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Indexed/Abstracted in: EMBASE, Scopus, Emerging Sources Citation Index
Online ISSN 1827-1782
Ohtake H., Kimura K., Nagamine H., Kosugi I., Watanabe G., Sanada J., Matsui O.
Aim. The lesion in the iliac artery area is often continuous to aortic end and/or common femoral artery lesions. Therefore treatment requires accurate diagnosis and an appropriate protocol. In this report, our procedures and the short term result for iliac artery lesions are described.
Methods. From April 2001 to March 2004, 30 ischemic limbs due to iliac artery lesions of 23 cases were treated. Preoperative Fontaine classifications were IIb for 18 limbs, III for nine, and IV for three. The ankle brachial pressure index (ABPI) was 0.54. Occlusion in the abdominal aortic end was found in two cases; iliac artery occlusion was found in 20 limbs; iliac artery stenosis was found in 10 limbs; common femoral artery occlusion was found in 10 limbs. Endovascular therapy was planned as the first choice, and surgery was performed for cases outside indication for endovascular therapy.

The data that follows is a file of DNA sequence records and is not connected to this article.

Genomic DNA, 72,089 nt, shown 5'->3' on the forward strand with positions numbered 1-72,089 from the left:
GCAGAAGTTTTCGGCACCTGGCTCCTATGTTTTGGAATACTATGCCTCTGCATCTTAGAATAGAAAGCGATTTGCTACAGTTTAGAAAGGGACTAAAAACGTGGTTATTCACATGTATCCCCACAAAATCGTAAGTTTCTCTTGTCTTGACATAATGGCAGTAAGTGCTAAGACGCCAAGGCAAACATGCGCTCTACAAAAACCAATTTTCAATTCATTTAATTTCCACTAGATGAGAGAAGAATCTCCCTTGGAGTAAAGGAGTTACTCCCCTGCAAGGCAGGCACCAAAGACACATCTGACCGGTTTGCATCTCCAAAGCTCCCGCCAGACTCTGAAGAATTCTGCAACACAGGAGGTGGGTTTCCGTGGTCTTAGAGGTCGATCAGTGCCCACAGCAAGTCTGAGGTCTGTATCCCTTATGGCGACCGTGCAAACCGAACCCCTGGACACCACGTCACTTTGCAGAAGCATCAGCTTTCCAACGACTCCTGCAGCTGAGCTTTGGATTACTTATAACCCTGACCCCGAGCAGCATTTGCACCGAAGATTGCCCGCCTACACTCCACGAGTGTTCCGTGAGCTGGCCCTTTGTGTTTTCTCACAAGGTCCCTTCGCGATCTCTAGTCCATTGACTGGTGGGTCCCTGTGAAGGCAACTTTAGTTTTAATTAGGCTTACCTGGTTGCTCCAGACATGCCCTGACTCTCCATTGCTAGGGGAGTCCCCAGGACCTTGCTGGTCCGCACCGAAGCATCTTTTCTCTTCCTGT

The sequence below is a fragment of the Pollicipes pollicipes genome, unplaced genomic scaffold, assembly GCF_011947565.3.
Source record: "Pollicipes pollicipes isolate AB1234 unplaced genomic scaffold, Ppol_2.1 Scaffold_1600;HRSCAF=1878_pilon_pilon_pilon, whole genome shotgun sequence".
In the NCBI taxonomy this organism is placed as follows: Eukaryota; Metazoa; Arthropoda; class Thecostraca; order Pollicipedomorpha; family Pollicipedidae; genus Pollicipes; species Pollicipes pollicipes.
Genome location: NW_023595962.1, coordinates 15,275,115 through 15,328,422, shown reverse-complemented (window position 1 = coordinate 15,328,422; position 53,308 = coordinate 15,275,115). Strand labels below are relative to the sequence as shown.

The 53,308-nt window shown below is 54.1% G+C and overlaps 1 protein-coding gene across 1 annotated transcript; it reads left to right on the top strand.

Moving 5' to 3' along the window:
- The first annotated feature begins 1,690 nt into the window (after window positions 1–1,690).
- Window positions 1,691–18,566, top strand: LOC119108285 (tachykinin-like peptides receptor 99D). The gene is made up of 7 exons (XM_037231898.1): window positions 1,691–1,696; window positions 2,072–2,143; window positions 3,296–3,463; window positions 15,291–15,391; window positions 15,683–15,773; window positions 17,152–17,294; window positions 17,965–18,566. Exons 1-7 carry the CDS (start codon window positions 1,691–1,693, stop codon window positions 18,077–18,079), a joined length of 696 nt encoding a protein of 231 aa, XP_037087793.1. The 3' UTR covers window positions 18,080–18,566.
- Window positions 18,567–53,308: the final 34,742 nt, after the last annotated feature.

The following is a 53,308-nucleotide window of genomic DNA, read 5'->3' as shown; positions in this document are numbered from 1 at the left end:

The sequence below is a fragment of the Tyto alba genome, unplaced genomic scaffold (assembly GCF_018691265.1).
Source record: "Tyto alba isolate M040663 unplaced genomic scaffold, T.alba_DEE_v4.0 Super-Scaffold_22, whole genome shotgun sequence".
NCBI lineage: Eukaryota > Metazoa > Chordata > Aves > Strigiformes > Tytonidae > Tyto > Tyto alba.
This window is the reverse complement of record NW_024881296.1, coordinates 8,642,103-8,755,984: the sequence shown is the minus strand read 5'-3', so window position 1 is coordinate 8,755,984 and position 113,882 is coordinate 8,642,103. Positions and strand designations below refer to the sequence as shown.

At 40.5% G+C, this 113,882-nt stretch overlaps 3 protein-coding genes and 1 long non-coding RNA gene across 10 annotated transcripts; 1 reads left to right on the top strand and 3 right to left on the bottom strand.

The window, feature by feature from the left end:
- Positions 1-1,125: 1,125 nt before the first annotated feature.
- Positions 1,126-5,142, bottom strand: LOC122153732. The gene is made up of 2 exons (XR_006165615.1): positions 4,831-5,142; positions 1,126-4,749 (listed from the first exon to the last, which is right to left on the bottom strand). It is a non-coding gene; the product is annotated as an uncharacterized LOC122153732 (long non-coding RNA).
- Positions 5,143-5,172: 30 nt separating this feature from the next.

Results. Sixteen limbs received only endovascular therapy. Stent placement was performed in 14 limbs (88%, 14/16). Surgical procedures were performed for fourteen limbs. There were no deaths in either surgical or endovascular therapeutic cases. In one endovascular therapeutic case, acute thrombosis occurred, and a thrombectomy was performed. Postoperatively, ischemic symptoms were improved in all of the cases. The postoperative ABPI was 0.83. There was no late mortality during 20 months follow-up. The short-term patency was 100% in the endovascular cases, and 85%/93% (primary/secondary) in the surgical cases.
Conclusion. Our treatment protocol resulted in good patency, without fatal complications. For iliac artery occlusion and stenosis, treatment combining surgical procedure and endovascular therapy is considered ideal.